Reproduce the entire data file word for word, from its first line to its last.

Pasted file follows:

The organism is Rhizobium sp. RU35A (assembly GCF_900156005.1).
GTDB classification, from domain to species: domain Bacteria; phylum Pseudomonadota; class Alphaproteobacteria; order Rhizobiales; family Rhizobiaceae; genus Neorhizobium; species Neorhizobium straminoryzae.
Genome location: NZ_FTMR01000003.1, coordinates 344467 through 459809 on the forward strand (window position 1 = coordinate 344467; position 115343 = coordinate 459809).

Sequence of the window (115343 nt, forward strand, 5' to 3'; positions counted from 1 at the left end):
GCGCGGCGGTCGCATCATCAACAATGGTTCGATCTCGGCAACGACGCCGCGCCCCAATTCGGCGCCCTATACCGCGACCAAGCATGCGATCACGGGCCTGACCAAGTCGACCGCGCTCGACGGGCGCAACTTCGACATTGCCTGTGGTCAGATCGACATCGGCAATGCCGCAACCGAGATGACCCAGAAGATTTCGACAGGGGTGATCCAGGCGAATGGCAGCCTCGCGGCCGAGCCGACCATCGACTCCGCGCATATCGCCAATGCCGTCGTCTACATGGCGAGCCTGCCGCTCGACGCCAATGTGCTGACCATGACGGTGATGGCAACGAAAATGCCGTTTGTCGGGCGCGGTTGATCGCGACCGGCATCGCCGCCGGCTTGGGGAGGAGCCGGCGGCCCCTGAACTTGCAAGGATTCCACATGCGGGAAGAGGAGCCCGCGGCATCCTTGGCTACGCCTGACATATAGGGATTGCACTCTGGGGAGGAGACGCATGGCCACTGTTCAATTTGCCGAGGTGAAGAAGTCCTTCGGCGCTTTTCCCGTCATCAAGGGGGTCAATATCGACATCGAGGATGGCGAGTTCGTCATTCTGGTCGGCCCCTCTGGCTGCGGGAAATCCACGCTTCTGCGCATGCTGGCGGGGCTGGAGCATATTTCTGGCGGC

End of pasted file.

The organism is Rhizobium sp. RU35A (assembly GCF_900156005.1).
GTDB classification, from domain to species: domain Bacteria; phylum Pseudomonadota; class Alphaproteobacteria; order Rhizobiales; family Rhizobiaceae; genus Neorhizobium; species Neorhizobium straminoryzae.
Genome location: NZ_FTMR01000003.1, coordinates 344467 through 459809 on the forward strand (window position 1 = coordinate 344467; position 115343 = coordinate 459809).

Sequence of the window (115343 nt, forward strand, 5' to 3'; positions counted from 1 at the left end):
GCGCGGCGGTCGCATCATCAACAATGGTTCGATCTCGGCAACGACGCCGCGCCCCAATTCGGCGCCCTATACCGCGACCAAGCATGCGATCACGGGCCTGACCAAGTCGACCGCGCTCGACGGGCGCAACTTCGACATTGCCTGTGGTCAGATCGACATCGGCAATGCCGCAACCGAGATGACCCAGAAGATTTCGACAGGGGTGATCCAGGCGAATGGCAGCCTCGCGGCCGAGCCGACCATCGACTCCGCGCATATCGCCAATGCCGTCGTCTACATGGCGAGCCTGCCGCTCGACGCCAATGTGCTGACCATGACGGTGATGGCAACGAAAATGCCGTTTGTCGGGCGCGGTTGATCGCGACCGGCATCGCCGCCGGCTTGGGGAGGAGCCGGCGGCCCCTGAACTTGCAAGGATTCCACATGCGGGAAGAGGAGCCCGCGGCATCCTTGGCTACGCCTGACATATAGGGATTGCACTCTGGGGAGGAGACGCATGGCCACTGTTCAATTTGCCGAGGTGAAGAAGTCCTTCGGCGCTTTTCCCGTCATCAAGGGGGTCAATATCGACATCGAGGATGGCGAGTTCGTCATTCTGGTCGGCCCCTCTGGCTGCGGGAAATCCACGCTTCTGCGCATGCTGGCGGGGCTGGAGCATATTTCTGGCGGC